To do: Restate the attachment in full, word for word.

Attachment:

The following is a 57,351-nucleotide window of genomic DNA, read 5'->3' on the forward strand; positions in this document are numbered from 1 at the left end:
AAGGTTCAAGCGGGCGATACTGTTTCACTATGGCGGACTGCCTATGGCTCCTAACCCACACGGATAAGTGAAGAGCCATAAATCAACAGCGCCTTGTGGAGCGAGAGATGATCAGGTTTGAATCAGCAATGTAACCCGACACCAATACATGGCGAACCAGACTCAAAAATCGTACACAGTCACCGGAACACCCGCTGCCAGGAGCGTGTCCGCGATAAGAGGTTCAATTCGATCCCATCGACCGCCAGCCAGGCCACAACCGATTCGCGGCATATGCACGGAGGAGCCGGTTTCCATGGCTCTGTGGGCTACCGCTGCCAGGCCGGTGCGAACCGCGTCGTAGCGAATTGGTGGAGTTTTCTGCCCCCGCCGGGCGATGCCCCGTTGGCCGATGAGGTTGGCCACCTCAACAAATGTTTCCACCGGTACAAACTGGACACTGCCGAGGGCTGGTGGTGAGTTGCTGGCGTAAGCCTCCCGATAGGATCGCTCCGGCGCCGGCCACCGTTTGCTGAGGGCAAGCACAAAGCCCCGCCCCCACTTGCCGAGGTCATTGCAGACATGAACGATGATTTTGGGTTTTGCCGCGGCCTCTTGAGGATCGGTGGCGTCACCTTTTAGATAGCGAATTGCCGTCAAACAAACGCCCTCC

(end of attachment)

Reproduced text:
The following is a 57,351-nucleotide window of genomic DNA, read 5'->3' on the forward strand; positions in this document are numbered from 1 at the left end:
AAGGTTCAAGCGGGCGATACTGTTTCACTATGGCGGACTGCCTATGGCTCCTAACCCACACGGATAAGTGAAGAGCCATAAATCAACAGCGCCTTGTGGAGCGAGAGATGATCAGGTTTGAATCAGCAATGTAACCCGACACCAATACATGGCGAACCAGACTCAAAAATCGTACACAGTCACCGGAACACCCGCTGCCAGGAGCGTGTCCGCGATAAGAGGTTCAATTCGATCCCATCGACCGCCAGCCAGGCCACAACCGATTCGCGGCATATGCACGGAGGAGCCGGTTTCCATGGCTCTGTGGGCTACCGCTGCCAGGCCGGTGCGAACCGCGTCGTAGCGAATTGGTGGAGTTTTCTGCCCCCGCCGGGCGATGCCCCGTTGGCCGATGAGGTTGGCCACCTCAACAAATGTTTCCACCGGTACAAACTGGACACTGCCGAGGGCTGGTGGTGAGTTGCTGGCGTAAGCCTCCCGATAGGATCGCTCCGGCGCCGGCCACCGTTTGCTGAGGGCAAGCACAAAGCCCCGCCCCCACTTGCCGAGGTCATTGCAGACATGAACGATGATTTTGGGTTTTGCCGCGGCCTCTTGAGGATCGGTGGCGTCACCTTTTAGATAGCGAATTGCCGTCAAACAAACGCCCTCC